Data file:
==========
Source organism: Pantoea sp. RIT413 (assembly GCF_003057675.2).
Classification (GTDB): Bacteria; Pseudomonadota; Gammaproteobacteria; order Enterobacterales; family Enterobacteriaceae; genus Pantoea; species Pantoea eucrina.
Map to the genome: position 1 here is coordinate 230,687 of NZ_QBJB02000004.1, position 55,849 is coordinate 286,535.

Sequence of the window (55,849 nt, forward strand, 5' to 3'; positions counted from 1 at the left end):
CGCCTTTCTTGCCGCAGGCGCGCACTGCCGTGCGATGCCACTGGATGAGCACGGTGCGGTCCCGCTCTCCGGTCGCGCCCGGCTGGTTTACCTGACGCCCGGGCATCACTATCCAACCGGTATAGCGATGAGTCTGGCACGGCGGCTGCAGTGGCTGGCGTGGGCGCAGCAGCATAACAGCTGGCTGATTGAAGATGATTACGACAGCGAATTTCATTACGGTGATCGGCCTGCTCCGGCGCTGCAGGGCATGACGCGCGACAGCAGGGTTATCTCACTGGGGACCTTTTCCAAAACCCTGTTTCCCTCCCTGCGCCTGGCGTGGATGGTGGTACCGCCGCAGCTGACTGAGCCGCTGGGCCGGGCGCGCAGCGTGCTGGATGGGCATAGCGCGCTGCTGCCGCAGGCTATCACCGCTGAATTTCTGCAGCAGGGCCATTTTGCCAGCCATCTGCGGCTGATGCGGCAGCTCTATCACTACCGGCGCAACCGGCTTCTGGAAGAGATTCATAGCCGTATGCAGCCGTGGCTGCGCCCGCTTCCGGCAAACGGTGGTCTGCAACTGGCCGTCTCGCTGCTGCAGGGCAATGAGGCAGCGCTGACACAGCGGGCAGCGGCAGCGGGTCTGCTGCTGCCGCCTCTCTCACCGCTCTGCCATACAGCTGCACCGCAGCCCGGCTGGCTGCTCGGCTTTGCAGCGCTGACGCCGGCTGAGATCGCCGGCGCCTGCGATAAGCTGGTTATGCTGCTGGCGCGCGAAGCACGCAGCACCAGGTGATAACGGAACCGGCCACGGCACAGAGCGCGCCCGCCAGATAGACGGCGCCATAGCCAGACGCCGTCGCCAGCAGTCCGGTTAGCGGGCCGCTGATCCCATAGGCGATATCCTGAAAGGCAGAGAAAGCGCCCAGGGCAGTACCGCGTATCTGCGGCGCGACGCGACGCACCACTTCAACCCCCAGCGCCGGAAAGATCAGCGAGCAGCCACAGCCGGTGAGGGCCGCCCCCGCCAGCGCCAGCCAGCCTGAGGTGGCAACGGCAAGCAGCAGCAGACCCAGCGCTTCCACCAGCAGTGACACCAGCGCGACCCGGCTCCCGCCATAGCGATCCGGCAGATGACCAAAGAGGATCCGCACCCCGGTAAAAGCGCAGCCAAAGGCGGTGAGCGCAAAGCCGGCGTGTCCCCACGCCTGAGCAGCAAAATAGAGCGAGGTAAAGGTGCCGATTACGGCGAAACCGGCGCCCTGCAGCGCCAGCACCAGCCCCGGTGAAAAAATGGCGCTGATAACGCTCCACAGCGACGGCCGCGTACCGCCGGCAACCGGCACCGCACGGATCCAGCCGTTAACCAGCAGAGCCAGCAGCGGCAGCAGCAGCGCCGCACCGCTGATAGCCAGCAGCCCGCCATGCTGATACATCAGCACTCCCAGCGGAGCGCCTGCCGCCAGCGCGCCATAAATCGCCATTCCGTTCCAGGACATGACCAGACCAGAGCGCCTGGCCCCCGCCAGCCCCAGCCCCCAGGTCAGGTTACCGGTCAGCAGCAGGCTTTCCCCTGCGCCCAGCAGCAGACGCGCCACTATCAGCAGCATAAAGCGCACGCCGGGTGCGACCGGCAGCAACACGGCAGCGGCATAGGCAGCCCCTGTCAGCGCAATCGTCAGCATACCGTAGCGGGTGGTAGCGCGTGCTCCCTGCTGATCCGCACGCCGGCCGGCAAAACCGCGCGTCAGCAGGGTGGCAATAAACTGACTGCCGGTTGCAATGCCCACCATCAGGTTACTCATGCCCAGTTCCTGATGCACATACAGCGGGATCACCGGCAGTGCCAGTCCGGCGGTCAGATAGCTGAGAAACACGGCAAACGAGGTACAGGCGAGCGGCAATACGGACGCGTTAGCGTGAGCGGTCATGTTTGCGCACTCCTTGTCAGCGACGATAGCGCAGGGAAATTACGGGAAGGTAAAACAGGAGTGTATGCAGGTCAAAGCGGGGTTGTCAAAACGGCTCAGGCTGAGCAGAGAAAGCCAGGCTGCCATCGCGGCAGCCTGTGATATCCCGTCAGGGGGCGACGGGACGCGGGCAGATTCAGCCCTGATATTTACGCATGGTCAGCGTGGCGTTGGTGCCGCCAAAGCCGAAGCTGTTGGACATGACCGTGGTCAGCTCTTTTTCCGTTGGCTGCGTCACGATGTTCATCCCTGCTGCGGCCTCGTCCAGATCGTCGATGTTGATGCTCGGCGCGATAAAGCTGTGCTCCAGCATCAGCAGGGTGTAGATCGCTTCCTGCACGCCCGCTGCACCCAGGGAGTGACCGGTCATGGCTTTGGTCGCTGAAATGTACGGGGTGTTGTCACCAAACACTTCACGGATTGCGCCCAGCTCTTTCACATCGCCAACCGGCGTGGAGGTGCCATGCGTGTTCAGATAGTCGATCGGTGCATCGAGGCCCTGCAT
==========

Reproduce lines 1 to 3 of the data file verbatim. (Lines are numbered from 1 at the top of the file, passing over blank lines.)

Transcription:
Source organism: Pantoea sp. RIT413 (assembly GCF_003057675.2).
Classification (GTDB): Bacteria; Pseudomonadota; Gammaproteobacteria; order Enterobacterales; family Enterobacteriaceae; genus Pantoea; species Pantoea eucrina.
Map to the genome: position 1 here is coordinate 230,687 of NZ_QBJB02000004.1, position 55,849 is coordinate 286,535.